Databricks is an analytics, data engineering and AI platform that is available on all three major US-based hyperscaler clouds. But it’s also a little different on each one. On Microsoft Azure, Databricks is available as a first-party service called Azure Databricks and is therefore just as integrated into, and accessible from, the Azure portal as Microsoft’s own services, like Synapse Analytics and HDInsight. Databricks is also available as a third-party but integrated offering on Google Cloud. In both cases, Databricks is available on a pay-as-you-go (“PAYGO”) basis.

But if you have wanted to run Databricks on Amazon Web Services (AWS), which happens to be the cloud on which Databricks was first launched, you’ve probably had to provision and manage it through Databricks’ own console. That’s because up until now, Databricks has only been available on the AWS Marketplace on a multi-year contract basis. If you wanted to work on a PAYGO basis on AWS, you had to use Databricks’ own platform. That, in turn, meant separate accounts, separate budgets and a completely separate experience in working with Databricks versus other first- and third-party data and analytics tools on AWS. Suffice it to say, this created friction for customers with AWS S3-based data lakes who wanted to use Databricks’ “lakehouse” platform to query, analyze and build machine learning models on that data.

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Payday for PAYGO

Today, the two companies are announcing that, from here on, Databricks will be available on AWS’ Marketplace on a PAYGO basis, enabling customers who prefer that billing model to procure, provision, pay for and manage Databricks clusters along with their other AWS assets. This will remove friction, and allow customers to use Databricks more easily alongside AWS tools like Elastic MapReduce (EMR) and Athena, on the very same data. It also opens up a variety of scenarios for using Databricks more casually, experimentally, or for limited-term — but still important — projects. Databricks believes strongly that the AWS Marketplace PAYGO option should hasten lakehouse adoption.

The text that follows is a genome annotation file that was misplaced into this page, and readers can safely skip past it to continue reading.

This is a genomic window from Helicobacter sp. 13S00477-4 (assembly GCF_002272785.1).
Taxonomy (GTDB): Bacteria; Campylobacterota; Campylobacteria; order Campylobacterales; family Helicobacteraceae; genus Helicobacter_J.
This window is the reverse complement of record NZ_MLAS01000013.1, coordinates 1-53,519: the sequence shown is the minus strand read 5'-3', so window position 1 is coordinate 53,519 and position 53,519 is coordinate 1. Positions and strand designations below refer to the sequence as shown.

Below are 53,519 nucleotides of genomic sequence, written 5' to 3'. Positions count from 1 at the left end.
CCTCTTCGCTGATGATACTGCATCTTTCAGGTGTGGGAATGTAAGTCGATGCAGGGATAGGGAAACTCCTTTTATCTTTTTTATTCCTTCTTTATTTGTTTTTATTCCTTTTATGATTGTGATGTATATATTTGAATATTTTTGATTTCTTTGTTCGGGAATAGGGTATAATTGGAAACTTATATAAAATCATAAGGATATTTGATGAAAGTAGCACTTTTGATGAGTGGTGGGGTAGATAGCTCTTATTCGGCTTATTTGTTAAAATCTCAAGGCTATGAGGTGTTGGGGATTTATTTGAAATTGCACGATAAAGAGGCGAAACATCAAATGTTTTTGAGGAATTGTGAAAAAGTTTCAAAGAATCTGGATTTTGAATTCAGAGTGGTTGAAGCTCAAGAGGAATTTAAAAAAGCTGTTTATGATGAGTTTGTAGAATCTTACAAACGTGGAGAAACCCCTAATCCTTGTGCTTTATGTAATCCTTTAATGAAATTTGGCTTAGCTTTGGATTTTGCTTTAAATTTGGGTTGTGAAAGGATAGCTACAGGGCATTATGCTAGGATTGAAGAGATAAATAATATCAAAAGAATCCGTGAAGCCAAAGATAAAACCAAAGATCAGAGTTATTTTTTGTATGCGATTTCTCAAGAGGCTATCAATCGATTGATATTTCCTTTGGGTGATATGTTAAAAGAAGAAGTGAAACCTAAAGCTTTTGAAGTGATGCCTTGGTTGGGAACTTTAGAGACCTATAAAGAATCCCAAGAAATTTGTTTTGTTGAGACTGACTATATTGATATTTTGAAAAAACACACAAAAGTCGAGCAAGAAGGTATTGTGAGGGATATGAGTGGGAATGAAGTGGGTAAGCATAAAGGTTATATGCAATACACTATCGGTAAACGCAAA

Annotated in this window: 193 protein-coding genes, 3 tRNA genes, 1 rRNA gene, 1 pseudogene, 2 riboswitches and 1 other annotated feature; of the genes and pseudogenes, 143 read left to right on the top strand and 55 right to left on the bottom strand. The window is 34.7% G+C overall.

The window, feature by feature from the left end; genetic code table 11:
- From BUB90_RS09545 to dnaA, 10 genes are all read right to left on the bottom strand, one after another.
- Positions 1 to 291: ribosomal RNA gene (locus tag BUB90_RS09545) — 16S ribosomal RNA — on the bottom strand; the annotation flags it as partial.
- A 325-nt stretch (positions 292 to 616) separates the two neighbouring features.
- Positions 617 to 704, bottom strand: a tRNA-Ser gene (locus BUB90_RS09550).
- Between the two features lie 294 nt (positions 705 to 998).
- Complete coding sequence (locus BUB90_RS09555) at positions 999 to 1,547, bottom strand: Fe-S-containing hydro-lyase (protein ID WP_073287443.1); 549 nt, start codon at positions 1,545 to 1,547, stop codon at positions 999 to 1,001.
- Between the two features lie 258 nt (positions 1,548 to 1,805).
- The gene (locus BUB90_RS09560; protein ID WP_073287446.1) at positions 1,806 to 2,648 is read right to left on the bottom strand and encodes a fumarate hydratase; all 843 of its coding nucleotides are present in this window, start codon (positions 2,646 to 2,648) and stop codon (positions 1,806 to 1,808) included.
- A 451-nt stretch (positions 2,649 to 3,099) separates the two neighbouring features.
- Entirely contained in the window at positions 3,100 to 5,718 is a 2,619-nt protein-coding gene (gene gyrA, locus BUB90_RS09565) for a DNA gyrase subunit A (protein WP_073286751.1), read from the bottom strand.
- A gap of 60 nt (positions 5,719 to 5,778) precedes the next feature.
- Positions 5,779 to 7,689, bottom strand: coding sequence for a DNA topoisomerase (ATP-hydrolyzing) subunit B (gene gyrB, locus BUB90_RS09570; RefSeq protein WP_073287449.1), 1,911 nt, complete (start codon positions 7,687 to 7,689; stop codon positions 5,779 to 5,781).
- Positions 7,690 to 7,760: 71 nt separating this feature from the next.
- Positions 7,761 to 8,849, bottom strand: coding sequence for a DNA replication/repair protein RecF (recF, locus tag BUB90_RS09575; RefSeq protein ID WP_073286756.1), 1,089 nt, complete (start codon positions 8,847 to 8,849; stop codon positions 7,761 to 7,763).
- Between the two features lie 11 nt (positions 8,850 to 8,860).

Databricks’ VP of Marketing, Joel Minnick, and AWS’ Director of Category Management, Mona Chadha, briefed InApps to give us a detailed understanding of the announcement. Minnick commented that the two companies have “both become big believers in the data lakehouse.” Minnick further stated that customers are being driven by “what they go and achieve with their data and, increasingly, what they want to go and achieve with AI.” Chadha agreed, saying “this is really streamlining that customer experience.” Chadha also pointed out that services companies can embed PAYGO Databricks on AWS in their own solutions, explaining that “MSPs [managed service providers], GSIs [global systems integrators] and resellers… now have another option to offer more of a holistic solution to customers…”

Come on in, the Water’s Fine

Beyond the partnership, business and billing model aspects of this announcement, what does it really mean for the analytics world? Essentially, it tells us that the data lake model of using multiple engines and technologies against the same data is a mainstream concept now, and customers don’t want any impediments to working that way. If an organization is to be data-driven, then its people should be able to use the technology of their choice to analyze their data on a discretionary or even a capricious basis. That’s how user buy-in comes about.

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Such buy-in is also what makes projects successful, and is the fuel that accelerates them. In fact, Minnick ended the briefing by explaining that “the problem [Databricks and AWS] are really trying to solve for is time-to-value.” He said the goal is “just making it much, much easier and faster to find those lakehouse use cases and get them up and running as quickly as possible.”

Certainly, if an organization wants digital transformation to be more than rhetoric, it will need to have that ease of implementation, and vendors who want to be successful will need to provide it.